Prozac in Streams Endangering Mussels
Drug ends up in waste water, upsets crustaceans' breeding
TUESDAY, Sept. 12, 2006 (HealthDay News) -- The antidepressant drug Prozac (fluoxetine) can disrupt the reproductive cycle of freshwater mussels and increase their risk of extinction, says a U.S. study presented Monday at the national meeting of the American Chemical Society, in San Francisco.
As with other drugs, remnants of Prozac are flushed from the body and travel in wastewater that reaches streams and rivers.
This study found that the drug causes female mussels to release their larvae before they're able to survive on their own.
"The results from this study were quite alarming. When larvae are released too early, they are not viable, which only contributes to the problems faced by struggling populations of native freshwater mussels," co-investigator Rebecca Heltsley of the U.S. National Institute of Standards and Technology, Hollings Marine Laboratory in Charleston, N.C., said in a prepared statement.
About 70 percent of the nearly 300 species of native North American freshwater mussels are extinct, endangered or in decline due to pollution, loss or alteration of habitat, increased sediment in rivers, and competition from invasive foreign species.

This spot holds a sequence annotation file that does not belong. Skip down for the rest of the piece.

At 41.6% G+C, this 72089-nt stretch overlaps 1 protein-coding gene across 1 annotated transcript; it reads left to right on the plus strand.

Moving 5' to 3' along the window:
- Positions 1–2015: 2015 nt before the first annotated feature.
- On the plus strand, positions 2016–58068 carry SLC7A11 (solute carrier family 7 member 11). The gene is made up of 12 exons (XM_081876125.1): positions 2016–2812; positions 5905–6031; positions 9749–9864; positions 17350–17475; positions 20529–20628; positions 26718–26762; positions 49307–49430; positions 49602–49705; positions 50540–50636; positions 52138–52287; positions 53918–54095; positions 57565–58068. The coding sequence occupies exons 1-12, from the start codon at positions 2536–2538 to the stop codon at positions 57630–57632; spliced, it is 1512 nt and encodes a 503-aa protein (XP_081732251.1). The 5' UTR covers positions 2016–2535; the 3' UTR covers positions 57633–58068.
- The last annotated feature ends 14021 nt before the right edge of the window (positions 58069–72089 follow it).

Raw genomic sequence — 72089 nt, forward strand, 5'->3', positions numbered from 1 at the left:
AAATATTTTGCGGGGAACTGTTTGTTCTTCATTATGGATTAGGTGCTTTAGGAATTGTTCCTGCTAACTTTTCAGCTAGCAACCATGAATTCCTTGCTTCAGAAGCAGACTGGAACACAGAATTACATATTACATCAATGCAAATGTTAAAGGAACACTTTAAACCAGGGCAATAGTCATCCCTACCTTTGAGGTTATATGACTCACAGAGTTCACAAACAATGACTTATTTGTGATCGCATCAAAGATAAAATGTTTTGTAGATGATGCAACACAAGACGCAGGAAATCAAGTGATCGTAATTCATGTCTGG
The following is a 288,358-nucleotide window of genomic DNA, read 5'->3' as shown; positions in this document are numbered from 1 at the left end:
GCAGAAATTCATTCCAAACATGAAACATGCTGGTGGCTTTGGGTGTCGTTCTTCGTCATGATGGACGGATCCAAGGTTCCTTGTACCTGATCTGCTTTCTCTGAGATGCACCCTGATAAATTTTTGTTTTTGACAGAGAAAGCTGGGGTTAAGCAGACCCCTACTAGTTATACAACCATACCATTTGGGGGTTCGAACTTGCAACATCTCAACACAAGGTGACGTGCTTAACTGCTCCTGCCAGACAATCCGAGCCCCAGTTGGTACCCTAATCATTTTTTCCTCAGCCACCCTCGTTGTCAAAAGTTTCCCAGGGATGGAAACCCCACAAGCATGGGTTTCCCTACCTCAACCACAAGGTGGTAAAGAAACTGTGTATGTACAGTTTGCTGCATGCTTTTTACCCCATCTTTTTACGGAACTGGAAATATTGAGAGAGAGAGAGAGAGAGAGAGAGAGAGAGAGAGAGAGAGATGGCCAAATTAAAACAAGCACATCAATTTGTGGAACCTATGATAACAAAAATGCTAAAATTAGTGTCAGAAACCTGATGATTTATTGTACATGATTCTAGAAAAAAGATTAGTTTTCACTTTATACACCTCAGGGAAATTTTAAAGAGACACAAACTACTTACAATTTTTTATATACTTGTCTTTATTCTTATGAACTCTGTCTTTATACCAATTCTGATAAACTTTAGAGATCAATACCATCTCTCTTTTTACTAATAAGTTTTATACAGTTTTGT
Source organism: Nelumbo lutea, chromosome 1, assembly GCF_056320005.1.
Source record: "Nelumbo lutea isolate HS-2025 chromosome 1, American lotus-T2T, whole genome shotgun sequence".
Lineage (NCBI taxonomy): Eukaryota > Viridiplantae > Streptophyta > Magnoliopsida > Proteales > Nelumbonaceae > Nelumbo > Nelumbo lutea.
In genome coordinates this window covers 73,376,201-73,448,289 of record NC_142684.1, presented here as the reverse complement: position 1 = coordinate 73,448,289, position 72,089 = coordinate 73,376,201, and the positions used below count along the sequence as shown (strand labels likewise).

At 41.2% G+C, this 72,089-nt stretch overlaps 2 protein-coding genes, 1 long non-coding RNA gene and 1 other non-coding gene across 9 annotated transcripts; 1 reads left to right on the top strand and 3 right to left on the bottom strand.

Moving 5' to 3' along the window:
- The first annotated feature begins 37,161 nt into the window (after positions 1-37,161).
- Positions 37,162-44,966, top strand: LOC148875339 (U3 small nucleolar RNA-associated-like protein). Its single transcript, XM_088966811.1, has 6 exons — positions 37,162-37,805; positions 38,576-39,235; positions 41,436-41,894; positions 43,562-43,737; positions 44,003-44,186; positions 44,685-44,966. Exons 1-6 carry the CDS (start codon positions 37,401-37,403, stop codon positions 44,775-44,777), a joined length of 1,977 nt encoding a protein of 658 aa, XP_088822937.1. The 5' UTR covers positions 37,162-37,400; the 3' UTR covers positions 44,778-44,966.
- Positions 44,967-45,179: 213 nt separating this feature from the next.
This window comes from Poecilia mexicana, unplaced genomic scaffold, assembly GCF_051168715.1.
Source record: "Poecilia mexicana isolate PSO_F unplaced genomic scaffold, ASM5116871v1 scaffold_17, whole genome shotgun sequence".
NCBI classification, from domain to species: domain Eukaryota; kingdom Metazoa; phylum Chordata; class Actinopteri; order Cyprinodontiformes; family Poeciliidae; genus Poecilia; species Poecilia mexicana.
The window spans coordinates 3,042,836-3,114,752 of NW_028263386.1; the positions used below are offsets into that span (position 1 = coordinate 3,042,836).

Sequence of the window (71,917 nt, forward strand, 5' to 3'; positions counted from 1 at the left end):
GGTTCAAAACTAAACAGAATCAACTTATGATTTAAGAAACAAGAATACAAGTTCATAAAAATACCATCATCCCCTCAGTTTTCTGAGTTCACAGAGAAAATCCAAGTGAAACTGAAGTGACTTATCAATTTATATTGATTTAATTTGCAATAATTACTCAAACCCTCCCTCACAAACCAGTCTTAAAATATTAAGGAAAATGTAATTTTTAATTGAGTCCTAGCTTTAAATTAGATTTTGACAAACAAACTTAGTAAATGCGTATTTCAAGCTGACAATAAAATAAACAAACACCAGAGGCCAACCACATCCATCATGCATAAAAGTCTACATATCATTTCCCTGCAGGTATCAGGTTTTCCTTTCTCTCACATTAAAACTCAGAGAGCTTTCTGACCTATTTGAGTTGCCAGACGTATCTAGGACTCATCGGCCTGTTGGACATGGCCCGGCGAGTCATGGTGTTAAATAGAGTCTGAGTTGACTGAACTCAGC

"The presence of Prozac and similar drugs in U.S. rivers and streams has likely compounded the problem. It's a big concern because freshwater mussels are such an imperiled group," Heltsley said.
"Protecting freshwater mussels and other aquatic life that are susceptible to the unintended consequences of exposure to pharmaceuticals in our rivers and streams will take a concentrated effort," she said. "These efforts could include the development of more efficient wastewater treatment facilities that can filter out these products before they reach our waterways."
For more on antidepressants such as Prozac, head to the U.S. National Institute of Mental Health .